VMTH Patient Nominated
for Hero Dog Award
Bandit spends most of his days bringing comfort to members of the military at the Fort Leonard Wood USO, patients at the Fort Leonard Wood hospital and residents at a veterans home. He is one of 25 dogs nominated for the 2014 American Humane Association Hero Dog Award in the therapy dogs category. Voting for the contest ends June 6.
Fort Leonard Wood USO Center Director Kelly Brownfield, Bandit’s co-owner, presents a USO of Missouri Inc. coin to second-year resident Jessica Knapp, DVM, in appreciation of her work in caring for Bandit. “We do not pass them out to just anyone, and they are rare to come by, but Bandit means a lot to thousands of troops around the world who have come into contact with him,” Brownfield said. “Because of Dr. Knapp’s level of professionalism, care and compassion, Bandit will make a full recovery to ensure he can continue lifting the spirits of those in need.”
Bandit comforts a soldier in severe pain during one of his hospital visits. “Bandit was able to dry her eyes with a few kisses,” Brownfield said. Brownfield and Bandit visited the soldier every day during her stay in the hospital.
Bandit greets owners David Gist and Brownfield after his surgery to repair a rupture in the cranial cruciate ligament in his left leg. The injury is common in dogs, Knapp said.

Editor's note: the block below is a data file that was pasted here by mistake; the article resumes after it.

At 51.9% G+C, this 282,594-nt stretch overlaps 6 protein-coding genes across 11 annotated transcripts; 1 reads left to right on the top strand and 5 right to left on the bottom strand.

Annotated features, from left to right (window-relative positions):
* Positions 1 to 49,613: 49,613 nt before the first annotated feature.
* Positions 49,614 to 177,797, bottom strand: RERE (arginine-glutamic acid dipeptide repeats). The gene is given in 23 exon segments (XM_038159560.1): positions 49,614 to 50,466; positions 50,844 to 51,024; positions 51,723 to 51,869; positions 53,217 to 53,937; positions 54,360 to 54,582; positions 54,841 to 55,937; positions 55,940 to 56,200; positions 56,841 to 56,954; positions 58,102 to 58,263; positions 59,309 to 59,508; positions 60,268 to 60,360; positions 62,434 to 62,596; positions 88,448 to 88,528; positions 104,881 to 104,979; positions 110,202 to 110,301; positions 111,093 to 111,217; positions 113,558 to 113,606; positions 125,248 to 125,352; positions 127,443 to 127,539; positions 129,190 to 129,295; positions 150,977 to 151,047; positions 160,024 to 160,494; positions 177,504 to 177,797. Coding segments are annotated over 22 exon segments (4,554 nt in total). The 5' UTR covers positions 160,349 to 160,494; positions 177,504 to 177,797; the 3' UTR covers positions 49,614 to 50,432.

In the beginning, it was Bandit who needed a hero. When Kelly Brownfield and David Gist of Waynesville, Mo., picked out their Great Dane Duke, they noticed that his brother had mange and a large growth on his face for which the breeder had chosen not to seek veterinary care. They decided to adopt him, too, taking him to a veterinarian right away.
Two and a half years later, the dog they named Bandit has stolen the hearts of many who have met him and gained a reputation for being a hero to those he helps. As a therapy dog, Bandit spends most of his days bringing comfort to members of the military at the Fort Leonard Wood USO, where he has been deemed the official USO Comfort Dog, as well as patients at the Fort Leonard Wood hospital and residents at the St. James Veterans Home. He is one of 25 dogs nominated for the 2014 American Humane Association Hero Dog Award in the therapy dogs category.